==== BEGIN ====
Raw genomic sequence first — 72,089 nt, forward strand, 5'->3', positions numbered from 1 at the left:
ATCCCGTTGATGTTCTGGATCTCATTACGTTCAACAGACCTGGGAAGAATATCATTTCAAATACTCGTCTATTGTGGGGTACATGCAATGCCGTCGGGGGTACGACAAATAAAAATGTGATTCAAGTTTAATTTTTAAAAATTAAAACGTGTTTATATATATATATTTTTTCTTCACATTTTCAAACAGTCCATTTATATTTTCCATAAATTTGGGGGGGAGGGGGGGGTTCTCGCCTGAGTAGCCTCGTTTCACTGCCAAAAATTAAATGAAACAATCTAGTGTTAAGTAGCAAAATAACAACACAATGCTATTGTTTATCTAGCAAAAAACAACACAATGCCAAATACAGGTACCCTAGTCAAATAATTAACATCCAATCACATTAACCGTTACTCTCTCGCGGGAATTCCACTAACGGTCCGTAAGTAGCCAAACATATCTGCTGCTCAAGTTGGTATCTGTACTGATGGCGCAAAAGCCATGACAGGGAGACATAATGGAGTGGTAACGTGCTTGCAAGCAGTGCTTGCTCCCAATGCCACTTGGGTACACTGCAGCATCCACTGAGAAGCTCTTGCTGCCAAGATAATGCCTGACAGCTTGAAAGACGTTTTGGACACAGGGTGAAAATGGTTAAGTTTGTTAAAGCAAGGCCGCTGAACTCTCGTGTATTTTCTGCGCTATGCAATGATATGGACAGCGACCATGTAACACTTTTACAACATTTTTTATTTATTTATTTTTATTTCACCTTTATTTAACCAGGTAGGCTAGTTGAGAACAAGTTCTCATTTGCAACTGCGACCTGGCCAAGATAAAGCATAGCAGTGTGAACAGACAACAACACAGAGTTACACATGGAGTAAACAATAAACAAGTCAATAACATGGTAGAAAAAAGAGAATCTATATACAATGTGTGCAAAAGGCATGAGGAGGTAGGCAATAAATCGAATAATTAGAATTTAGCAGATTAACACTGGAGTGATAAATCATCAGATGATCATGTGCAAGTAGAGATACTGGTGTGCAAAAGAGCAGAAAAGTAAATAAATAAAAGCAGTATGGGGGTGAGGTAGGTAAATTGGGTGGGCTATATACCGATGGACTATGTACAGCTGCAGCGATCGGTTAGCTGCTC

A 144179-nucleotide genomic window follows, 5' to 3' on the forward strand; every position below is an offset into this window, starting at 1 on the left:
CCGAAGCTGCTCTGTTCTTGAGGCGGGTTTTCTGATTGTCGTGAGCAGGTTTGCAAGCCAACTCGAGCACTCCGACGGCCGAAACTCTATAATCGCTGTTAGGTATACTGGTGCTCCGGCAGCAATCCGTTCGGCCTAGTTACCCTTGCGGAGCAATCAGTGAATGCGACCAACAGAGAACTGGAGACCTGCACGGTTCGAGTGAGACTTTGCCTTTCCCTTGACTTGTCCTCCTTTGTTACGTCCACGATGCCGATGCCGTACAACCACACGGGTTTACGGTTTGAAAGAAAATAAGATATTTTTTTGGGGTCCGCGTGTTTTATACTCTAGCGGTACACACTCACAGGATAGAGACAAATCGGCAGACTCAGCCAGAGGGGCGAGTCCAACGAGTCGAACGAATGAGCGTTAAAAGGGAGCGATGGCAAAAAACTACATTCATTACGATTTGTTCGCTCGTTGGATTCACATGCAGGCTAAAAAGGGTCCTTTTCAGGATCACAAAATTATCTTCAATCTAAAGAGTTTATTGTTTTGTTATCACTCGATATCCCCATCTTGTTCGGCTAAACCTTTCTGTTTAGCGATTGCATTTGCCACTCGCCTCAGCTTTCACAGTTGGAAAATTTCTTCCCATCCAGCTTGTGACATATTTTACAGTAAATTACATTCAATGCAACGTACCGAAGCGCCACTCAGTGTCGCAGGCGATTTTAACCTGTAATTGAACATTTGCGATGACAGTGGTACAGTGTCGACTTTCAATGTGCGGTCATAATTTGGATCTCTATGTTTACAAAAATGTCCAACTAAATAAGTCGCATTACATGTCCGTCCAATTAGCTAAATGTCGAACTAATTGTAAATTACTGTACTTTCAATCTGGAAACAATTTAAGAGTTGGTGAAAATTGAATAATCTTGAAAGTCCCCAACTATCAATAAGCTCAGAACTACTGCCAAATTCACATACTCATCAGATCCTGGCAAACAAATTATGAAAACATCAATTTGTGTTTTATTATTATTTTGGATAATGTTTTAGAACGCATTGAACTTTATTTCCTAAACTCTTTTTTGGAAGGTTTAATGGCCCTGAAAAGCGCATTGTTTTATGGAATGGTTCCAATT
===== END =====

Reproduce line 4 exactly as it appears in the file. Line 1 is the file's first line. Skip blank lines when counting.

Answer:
CCGAAGCTGCTCTGTTCTTGAGGCGGGTTTTCTGATTGTCGTGAGCAGGTTTGCAAGCCAACTCGAGCACTCCGACGGCCGAAACTCTATAATCGCTGTTAGGTATACTGGTGCTCCGGCAGCAATCCGTTCGGCCTAGTTACCCTTGCGGAGCAATCAGTGAATGCGACCAACAGAGAACTGGAGACCTGCACGGTTCGAGTGAGACTTTGCCTTTCCCTTGACTTGTCCTCCTTTGTTACGTCCACGATGCCGATGCCGTACAACCACACGGGTTTACGGTTTGAAAGAAAATAAGATATTTTTTTGGGGTCCGCGTGTTTTATACTCTAGCGGTACACACTCACAGGATAGAGACAAATCGGCAGACTCAGCCAGAGGGGCGAGTCCAACGAGTCGAACGAATGAGCGTTAAAAGGGAGCGATGGCAAAAAACTACATTCATTACGATTTGTTCGCTCGTTGGATTCACATGCAGGCTAAAAAGGGTCCTTTTCAGGATCACAAAATTATCTTCAATCTAAAGAGTTTATTGTTTTGTTATCACTCGATATCCCCATCTTGTTCGGCTAAACCTTTCTGTTTAGCGATTGCATTTGCCACTCGCCTCAGCTTTCACAGTTGGAAAATTTCTTCCCATCCAGCTTGTGACATATTTTACAGTAAATTACATTCAATGCAACGTACCGAAGCGCCACTCAGTGTCGCAGGCGATTTTAACCTGTAATTGAACATTTGCGATGACAGTGGTACAGTGTCGACTTTCAATGTGCGGTCATAATTTGGATCTCTATGTTTACAAAAATGTCCAACTAAATAAGTCGCATTACATGTCCGTCCAATTAGCTAAATGTCGAACTAATTGTAAATTACTGTACTTTCAATCTGGAAACAATTTAAGAGTTGGTGAAAATTGAATAATCTTGAAAGTCCCCAACTATCAATAAGCTCAGAACTACTGCCAAATTCACATACTCATCAGATCCTGGCAAACAAATTATGAAAACATCAATTTGTGTTTTATTATTATTTTGGATAATGTTTTAGAACGCATTGAACTTTATTTCCTAAACTCTTTTTTGGAAGGTTTAATGGCCCTGAAAAGCGCATTGTTTTATGGAATGGTTCCAATT